Archaeology Stories Trending 07/24/17 w #TheHistoryHeretic #JovanHuttonPulitzer

Mayan Finally Decoded?

Today, there are over six million people that speak a language that evolved out of the Maya civilization, which inhabited parts of what are now Mexico, Guatemala, Belize, Honduras and El Salvador for over 3,000 years. However, while spoken languages have been largely retained, the written language has not been so fortunate. Although hieroglyphs are preserved across hundreds of ancient sites, all texts except three Mayan codices were destroyed during the Spanish conquest in the 16 th century, taking with them the keys to unlocking their ancient hieroglyphic script.

Viking Church?

At the edge of the world lies the last trace of Viking Christianity. Urnes Stave Church (c. 1130 AD) stands tall in Sognefjord in the west of Norway, yet it represents as much of an end as it does a new beginning. The church at Urnes is one of the last surviving examples of early Christian Scandinavia architecture, a rather lonely survivor which once had over 1300 siblings. Inspired primarily by the shipbuilding designs and pre-Christian mythology of the Viking culture, the northern architects of Urnes incorporated elements of Celtic and early Romanesque art.  Interestingly, the method by which the Norsemen viewed these exterior artistic styles was due to those very same Viking ship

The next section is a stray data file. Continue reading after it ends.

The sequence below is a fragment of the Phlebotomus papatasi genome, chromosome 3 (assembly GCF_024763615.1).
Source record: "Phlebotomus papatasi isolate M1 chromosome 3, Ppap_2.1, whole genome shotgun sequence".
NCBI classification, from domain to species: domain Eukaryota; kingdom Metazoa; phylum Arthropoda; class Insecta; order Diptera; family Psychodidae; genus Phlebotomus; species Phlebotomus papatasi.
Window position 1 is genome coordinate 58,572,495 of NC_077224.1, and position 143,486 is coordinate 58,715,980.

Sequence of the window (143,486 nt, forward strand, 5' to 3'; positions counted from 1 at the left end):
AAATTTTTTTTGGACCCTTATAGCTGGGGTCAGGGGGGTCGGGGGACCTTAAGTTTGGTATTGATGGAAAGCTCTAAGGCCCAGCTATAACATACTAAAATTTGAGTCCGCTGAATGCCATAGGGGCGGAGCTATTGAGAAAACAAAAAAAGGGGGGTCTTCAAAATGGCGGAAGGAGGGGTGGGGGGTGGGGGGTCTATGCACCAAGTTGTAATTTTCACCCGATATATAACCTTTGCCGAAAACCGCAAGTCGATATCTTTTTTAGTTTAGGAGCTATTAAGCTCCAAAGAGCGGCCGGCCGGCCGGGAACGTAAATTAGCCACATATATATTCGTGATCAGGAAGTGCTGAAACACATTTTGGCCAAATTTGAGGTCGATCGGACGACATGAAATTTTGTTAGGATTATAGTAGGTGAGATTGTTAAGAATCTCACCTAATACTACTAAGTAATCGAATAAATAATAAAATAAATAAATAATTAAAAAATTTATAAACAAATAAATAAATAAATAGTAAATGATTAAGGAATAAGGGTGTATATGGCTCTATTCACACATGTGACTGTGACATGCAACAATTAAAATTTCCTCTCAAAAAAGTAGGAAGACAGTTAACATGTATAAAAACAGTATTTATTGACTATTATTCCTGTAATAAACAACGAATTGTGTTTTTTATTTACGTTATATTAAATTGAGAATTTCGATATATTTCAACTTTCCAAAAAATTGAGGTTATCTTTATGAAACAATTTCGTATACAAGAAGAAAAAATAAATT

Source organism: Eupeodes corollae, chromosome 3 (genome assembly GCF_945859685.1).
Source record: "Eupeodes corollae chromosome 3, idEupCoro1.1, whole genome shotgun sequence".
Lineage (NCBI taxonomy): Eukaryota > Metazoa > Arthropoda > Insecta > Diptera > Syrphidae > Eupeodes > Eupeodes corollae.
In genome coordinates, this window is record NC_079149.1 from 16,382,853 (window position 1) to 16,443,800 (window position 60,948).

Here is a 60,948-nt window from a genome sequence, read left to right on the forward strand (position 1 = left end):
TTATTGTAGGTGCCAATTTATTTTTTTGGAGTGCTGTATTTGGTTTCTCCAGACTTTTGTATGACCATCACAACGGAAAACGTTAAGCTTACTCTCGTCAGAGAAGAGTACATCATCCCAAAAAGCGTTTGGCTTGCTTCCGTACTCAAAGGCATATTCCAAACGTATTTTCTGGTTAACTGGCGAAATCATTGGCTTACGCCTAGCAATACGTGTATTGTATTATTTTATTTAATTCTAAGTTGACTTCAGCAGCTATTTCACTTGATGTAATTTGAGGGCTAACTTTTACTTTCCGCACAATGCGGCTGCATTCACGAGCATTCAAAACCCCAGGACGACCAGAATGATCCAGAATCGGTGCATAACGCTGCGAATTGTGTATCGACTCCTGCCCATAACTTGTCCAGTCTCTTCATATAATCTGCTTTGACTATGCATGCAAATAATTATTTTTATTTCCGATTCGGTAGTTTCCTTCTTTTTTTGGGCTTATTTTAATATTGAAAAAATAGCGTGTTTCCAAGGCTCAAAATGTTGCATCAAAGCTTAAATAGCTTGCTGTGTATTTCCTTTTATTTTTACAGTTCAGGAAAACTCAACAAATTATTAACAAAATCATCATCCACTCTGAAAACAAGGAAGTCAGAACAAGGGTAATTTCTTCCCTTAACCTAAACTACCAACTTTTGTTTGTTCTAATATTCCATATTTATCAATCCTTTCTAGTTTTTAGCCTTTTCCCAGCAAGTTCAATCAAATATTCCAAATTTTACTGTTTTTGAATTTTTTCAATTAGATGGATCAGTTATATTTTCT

Ancient Maya Cave of Sacrifice?

Actun Tunichil Muknal (ATM) Natural Monument, or the “Cave of the Crystal Sepulchre,” in Belize is where archaeologists have uncovered evidence of human sacrifice rituals dating back to 3rd century AD. According to the Belize Audubon Society, the ancient Maya people believed that caves were home to gods who controlled agriculture and rain. The Maya saw caves as portals to the underworld, referred to as “Xibalba,” which translates to “the place of fear or fright.” They often believed that evil spirits, demons, and monsters were guarding the underworld, and therefore only elites and priests would be permitted access to the cave; no commoners were allowed. And yet in modern times the cave is open to any tourist willing to plunge into the underworld.

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